Lately, my dream has been achieving gender equality and a world without war. I know it's challenging to accomplish these goals in my lifetime, and sometimes I wonder if such a world is even possible. However, as a commercial photographer, I've decided to leverage my expertise in presenting things in a compelling and impactful way, which I've honed in the advertising industry, to support feminist and anti-war causes. Specifically, I'm working on creating merchandise like the feminist calendar, stickers, and T-shirts.

Especially in Japan, there's often a perception that feminists are angry women, so I want to change that image and make feminism look cool! The concept of SDGs (Sustainable Development Goals) has gained traction in Japan faster than I expected, so I believe there's potential for feminist activism, voting, political engagement, attending protests, and anti-war advocacy to become mainstream sooner than we think.

ー What was the most challenging period in your career so far, and how did you overcome it?

The most challenging time was probably when I was working as an assistant. It was a period when smartphones and social media were just starting to emerge, so the photography industry was incredibly busy. I went through several years of sleepless nights and endless work, which took a toll on my health. Eventually, I became so exhausted that I had to take six months off to rest. I don't know if I fully overcame that period, but with the support of my family and friends, I regained my energy and spirit.

ー What is a moment or experience in your career that you'll never forget?

Winning a photo contest and then doing a fashion shoot in zero gravity. It was the most challenging shoot I've ever done, but it's a memory I'll cherish forever.

ー Apart from photography, I've heard that you're also into Kintsugi. That's a wonderful hobby! What sparked your interest in Kintsugi?

Thank you! It all started when I accidentally broke a housemate's cup and wondered if there was a way to fix it. That's when I discovered Kintsugi. During the COVID-19 pandemic when work was slow, I broke one of my favorite cups and decided to give it a try since I had the time. Additionally, I had just gone through a tough breakup around that time, and seeing the shattered pieces of the cup made me feel a bit like myself, haha. I learned that Kintsugi not only repairs things but also has a healing effect, so I decided to give it a serious try. Moreover, during my time in the UK, I became more interested in Japanese culture and traditions. Learning that Kintsugi uses natural materials and can even turn waste into raw materials made me realize its sustainability, which further sparked my interest.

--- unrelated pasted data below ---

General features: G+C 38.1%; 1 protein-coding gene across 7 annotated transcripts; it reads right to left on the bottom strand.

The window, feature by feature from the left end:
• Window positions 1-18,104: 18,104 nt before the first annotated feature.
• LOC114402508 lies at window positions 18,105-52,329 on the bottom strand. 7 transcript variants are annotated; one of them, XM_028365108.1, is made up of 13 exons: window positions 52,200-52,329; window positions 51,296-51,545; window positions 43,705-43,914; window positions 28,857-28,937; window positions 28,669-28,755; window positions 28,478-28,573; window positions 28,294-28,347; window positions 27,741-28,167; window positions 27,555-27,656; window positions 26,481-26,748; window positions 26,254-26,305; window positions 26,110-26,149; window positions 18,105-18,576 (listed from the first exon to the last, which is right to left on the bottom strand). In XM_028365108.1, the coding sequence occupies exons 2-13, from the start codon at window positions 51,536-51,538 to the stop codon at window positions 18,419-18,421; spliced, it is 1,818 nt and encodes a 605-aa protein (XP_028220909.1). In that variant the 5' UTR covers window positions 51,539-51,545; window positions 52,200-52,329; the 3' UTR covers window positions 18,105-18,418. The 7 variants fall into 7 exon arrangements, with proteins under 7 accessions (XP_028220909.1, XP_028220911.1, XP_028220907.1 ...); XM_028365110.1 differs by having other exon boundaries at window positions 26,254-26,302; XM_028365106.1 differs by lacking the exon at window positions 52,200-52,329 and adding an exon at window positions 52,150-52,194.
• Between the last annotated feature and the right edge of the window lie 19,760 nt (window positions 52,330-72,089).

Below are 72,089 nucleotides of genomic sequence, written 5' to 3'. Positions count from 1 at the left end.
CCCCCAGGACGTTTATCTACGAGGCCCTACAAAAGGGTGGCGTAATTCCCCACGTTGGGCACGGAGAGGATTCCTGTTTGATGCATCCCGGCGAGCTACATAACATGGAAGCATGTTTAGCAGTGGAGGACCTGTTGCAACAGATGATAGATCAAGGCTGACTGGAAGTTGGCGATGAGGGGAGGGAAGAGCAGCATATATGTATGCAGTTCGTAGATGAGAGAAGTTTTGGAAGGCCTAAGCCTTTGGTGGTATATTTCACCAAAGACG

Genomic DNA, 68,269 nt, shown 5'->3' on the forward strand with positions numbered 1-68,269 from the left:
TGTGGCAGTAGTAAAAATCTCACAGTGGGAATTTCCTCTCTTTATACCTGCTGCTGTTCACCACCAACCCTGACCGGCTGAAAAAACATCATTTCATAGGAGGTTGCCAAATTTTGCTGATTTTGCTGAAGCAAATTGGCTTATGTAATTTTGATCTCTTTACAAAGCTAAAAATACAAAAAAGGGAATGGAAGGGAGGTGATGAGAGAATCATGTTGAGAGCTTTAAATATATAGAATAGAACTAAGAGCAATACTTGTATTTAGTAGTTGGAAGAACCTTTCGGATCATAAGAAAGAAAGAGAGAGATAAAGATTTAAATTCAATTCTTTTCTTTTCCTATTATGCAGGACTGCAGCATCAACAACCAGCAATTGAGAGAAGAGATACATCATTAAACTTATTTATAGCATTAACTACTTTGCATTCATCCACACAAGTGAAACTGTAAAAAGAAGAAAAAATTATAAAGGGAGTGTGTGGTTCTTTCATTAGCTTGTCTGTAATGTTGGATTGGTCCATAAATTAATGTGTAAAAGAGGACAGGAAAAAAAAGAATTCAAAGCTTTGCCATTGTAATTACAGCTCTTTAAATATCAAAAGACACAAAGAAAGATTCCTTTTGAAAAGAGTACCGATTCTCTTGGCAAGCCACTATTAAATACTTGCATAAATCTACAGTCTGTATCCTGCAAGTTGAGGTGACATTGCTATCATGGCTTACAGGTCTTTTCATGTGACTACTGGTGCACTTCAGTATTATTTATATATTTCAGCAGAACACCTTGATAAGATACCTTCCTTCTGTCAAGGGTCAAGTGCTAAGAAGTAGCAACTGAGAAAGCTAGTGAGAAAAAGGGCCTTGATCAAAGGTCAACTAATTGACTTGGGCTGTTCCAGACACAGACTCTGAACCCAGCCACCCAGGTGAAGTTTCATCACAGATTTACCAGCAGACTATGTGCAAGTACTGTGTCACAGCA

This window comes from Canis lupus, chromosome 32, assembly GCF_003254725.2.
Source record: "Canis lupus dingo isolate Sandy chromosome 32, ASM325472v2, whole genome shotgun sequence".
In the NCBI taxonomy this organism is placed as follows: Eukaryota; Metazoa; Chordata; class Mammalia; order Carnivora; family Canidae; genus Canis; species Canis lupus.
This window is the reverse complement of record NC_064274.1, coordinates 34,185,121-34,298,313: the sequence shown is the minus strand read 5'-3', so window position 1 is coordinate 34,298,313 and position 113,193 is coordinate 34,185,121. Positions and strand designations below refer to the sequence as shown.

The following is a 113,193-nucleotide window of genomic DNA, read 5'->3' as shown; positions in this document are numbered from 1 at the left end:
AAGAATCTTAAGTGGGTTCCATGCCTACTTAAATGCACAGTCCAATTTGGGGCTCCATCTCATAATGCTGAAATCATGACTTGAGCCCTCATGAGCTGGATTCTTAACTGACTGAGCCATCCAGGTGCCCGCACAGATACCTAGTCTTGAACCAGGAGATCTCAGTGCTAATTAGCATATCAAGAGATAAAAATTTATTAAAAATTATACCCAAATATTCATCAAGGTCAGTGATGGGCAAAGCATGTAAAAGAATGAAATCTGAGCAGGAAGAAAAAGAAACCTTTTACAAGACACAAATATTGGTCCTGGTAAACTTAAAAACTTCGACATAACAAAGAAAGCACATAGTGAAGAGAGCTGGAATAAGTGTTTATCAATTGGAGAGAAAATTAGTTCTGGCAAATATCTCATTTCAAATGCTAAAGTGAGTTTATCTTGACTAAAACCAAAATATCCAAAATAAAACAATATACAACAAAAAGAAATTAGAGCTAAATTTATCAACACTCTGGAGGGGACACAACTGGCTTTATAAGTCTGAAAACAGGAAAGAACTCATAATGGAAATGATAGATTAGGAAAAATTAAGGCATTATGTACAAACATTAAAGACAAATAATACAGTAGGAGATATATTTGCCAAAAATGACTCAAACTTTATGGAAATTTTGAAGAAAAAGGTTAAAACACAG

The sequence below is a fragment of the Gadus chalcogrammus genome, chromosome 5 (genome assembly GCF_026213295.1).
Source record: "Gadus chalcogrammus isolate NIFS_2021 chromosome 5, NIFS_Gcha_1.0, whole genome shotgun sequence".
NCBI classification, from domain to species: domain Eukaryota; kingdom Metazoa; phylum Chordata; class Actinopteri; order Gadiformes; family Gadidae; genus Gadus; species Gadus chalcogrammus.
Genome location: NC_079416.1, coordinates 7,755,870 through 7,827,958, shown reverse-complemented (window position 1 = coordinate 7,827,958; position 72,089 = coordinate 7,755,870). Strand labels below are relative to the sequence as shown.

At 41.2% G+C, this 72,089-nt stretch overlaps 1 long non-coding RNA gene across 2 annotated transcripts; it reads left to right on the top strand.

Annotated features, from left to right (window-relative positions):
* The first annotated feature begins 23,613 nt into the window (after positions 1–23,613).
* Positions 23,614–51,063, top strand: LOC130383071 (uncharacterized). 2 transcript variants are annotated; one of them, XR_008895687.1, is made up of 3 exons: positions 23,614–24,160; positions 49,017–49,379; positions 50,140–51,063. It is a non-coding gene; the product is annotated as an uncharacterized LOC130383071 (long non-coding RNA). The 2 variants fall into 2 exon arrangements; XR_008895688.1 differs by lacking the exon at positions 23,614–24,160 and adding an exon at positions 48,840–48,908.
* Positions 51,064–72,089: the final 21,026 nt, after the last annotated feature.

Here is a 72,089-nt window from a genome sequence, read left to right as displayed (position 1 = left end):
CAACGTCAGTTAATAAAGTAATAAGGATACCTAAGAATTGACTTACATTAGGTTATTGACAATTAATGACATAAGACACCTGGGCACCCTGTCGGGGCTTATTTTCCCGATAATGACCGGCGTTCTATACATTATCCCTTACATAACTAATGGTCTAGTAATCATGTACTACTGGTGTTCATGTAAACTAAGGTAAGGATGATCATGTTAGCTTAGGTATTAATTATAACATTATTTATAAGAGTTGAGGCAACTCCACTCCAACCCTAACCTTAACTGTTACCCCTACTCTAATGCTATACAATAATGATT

ー What do you consider the most challenging and rewarding aspects of Kintsugi?

I believe that the most challenging part is figuring out how to repair and design the broken pieces to fit the vessel.
As for the most rewarding part, it's definitely the process of adhering the shattered parts back together initially. Seeing the form restored brings immense joy.

ー Do you have any advice for aspiring photographers who want to excel in their field?

I think with the prevalence of smartphones, digital technology, and AI, the photography industry has faced some challenges. However, amidst this, I would emphasize the importance of originality and staying true to yourself in your work. Also, I've noticed that the younger generation tends to prioritize convenience and cost-effectiveness, but in a technical field like photography, there are skills and techniques that require time and effort to master. I encourage them not to be solely driven by practicality but to pursue what they're passionate about.

ー Finally, what do you feel is the primary reason for doing the work you do? What is your “why”?

Simply put, because it's something I enjoy and excel at. Since work takes up a significant portion of our lives, I believe it's crucial to find joy in what you do.

Interview: Mazlina Olga
Photography: Wakai Reiko

To find out more about Reiko,check out her social media and websites!